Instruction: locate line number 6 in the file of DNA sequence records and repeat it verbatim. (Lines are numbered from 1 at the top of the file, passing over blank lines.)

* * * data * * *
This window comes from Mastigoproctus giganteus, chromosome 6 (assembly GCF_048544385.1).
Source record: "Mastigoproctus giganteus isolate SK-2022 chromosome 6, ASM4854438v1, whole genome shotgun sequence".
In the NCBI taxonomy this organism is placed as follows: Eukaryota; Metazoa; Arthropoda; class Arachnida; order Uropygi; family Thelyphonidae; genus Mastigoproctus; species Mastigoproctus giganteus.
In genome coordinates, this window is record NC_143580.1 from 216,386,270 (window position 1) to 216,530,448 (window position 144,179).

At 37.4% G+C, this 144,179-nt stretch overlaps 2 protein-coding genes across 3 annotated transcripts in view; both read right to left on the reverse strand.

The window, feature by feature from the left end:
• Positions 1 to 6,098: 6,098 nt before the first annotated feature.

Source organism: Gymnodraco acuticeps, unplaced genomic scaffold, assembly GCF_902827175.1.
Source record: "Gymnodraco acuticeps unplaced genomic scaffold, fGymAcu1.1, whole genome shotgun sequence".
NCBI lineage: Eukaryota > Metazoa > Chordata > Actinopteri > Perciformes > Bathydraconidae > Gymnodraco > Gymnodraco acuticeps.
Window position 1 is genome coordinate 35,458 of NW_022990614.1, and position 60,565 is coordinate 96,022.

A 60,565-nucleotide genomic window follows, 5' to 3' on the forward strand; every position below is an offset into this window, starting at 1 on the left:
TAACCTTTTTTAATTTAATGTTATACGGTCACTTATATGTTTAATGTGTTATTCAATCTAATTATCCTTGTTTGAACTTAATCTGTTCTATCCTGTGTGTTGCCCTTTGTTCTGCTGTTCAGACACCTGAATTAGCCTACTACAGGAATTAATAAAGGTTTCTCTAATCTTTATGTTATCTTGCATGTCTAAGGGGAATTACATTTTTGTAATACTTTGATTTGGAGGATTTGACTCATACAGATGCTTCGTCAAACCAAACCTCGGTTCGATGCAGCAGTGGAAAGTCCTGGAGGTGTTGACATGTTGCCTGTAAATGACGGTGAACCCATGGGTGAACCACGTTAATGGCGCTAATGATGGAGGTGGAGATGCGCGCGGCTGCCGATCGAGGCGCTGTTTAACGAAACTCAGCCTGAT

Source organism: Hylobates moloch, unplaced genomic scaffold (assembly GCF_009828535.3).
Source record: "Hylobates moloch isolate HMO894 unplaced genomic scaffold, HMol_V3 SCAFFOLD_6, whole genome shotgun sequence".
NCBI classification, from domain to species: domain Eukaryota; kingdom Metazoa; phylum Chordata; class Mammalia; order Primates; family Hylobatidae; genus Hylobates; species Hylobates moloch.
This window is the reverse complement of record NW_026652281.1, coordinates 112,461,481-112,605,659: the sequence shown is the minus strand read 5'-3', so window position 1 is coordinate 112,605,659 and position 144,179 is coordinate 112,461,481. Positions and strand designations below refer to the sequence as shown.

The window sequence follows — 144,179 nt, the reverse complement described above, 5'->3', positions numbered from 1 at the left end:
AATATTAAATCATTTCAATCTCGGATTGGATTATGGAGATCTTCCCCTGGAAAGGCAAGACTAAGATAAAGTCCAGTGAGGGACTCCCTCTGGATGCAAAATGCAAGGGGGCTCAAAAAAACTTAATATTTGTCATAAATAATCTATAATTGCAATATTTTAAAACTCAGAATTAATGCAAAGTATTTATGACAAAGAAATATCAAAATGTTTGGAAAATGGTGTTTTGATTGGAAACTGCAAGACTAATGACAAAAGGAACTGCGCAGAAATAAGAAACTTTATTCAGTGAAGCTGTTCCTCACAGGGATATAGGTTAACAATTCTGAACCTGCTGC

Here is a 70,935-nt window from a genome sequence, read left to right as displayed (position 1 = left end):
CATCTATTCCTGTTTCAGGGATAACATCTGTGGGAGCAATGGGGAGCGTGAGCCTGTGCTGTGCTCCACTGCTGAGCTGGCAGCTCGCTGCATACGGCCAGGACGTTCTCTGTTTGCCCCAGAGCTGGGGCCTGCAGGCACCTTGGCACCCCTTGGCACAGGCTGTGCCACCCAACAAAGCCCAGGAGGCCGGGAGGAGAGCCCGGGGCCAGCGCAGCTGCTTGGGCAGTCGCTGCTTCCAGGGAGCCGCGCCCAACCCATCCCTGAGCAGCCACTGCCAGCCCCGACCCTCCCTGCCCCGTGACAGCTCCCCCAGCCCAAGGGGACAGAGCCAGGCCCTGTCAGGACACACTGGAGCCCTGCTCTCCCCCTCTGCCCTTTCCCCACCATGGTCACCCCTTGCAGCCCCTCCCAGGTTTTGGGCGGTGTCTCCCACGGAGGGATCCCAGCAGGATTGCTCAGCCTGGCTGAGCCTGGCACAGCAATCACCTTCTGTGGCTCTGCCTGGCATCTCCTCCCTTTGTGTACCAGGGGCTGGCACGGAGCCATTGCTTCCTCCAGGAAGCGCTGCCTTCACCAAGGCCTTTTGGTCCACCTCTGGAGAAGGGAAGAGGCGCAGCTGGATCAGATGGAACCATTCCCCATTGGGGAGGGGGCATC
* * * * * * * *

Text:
The window, feature by feature from the left end: